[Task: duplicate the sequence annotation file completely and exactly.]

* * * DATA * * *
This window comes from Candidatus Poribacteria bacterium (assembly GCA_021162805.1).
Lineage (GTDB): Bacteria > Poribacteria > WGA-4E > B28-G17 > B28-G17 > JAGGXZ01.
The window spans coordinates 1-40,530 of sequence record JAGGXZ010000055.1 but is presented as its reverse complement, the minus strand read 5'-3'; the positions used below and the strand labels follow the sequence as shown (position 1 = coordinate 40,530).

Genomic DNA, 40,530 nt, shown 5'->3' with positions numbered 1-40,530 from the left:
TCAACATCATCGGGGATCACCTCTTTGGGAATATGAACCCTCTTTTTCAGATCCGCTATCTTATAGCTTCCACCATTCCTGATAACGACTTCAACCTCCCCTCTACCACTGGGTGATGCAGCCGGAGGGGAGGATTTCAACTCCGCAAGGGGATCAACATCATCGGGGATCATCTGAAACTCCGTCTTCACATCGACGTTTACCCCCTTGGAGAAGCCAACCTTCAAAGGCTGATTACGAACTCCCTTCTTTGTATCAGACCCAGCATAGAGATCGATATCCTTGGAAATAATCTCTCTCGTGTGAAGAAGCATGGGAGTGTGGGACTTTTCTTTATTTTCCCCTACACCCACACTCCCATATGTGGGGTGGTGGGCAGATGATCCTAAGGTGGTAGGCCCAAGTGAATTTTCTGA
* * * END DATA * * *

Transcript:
This window comes from Candidatus Poribacteria bacterium (assembly GCA_021162805.1).
Lineage (GTDB): Bacteria > Poribacteria > WGA-4E > B28-G17 > B28-G17 > JAGGXZ01.
The window spans coordinates 1-40,530 of sequence record JAGGXZ010000055.1 but is presented as its reverse complement, the minus strand read 5'-3'; the positions used below and the strand labels follow the sequence as shown (position 1 = coordinate 40,530).

Genomic DNA, 40,530 nt, shown 5'->3' with positions numbered 1-40,530 from the left:
TCAACATCATCGGGGATCACCTCTTTGGGAATATGAACCCTCTTTTTCAGATCCGCTATCTTATAGCTTCCACCATTCCTGATAACGACTTCAACCTCCCCTCTACCACTGGGTGATGCAGCCGGAGGGGAGGATTTCAACTCCGCAAGGGGATCAACATCATCGGGGATCATCTGAAACTCCGTCTTCACATCGACGTTTACCCCCTTGGAGAAGCCAACCTTCAAAGGCTGATTACGAACTCCCTTCTTTGTATCAGACCCAGCATAGAGATCGATATCCTTGGAAATAATCTCTCTCGTGTGAAGAAGCATGGGAGTGTGGGACTTTTCTTTATTTTCCCCTACACCCACACTCCCATATGTGGGGTGGTGGGCAGATGATCCTAAGGTGGTAGGCCCAAGTGAATTTTCTGA